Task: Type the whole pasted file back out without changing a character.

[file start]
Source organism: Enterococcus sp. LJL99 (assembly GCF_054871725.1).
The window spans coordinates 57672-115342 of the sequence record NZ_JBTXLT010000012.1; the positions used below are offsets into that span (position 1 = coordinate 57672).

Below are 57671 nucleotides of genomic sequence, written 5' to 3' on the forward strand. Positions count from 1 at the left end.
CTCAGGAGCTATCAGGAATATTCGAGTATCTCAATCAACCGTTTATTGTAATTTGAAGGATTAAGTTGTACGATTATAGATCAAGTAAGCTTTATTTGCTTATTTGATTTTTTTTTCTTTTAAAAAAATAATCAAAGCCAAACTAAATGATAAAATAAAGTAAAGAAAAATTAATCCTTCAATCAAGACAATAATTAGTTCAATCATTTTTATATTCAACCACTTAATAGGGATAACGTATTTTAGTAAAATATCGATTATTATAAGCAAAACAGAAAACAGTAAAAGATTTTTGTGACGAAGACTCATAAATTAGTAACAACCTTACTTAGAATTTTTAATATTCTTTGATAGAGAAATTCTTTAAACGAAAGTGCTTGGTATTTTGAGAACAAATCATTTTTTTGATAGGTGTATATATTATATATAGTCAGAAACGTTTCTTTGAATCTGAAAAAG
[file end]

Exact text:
Source organism: Enterococcus sp. LJL99 (assembly GCF_054871725.1).
The window spans coordinates 57672-115342 of the sequence record NZ_JBTXLT010000012.1; the positions used below are offsets into that span (position 1 = coordinate 57672).

Below are 57671 nucleotides of genomic sequence, written 5' to 3' on the forward strand. Positions count from 1 at the left end.
CTCAGGAGCTATCAGGAATATTCGAGTATCTCAATCAACCGTTTATTGTAATTTGAAGGATTAAGTTGTACGATTATAGATCAAGTAAGCTTTATTTGCTTATTTGATTTTTTTTTCTTTTAAAAAAATAATCAAAGCCAAACTAAATGATAAAATAAAGTAAAGAAAAATTAATCCTTCAATCAAGACAATAATTAGTTCAATCATTTTTATATTCAACCACTTAATAGGGATAACGTATTTTAGTAAAATATCGATTATTATAAGCAAAACAGAAAACAGTAAAAGATTTTTGTGACGAAGACTCATAAATTAGTAACAACCTTACTTAGAATTTTTAATATTCTTTGATAGAGAAATTCTTTAAACGAAAGTGCTTGGTATTTTGAGAACAAATCATTTTTTTGATAGGTGTATATATTATATATAGTCAGAAACGTTTCTTTGAATCTGAAAAAG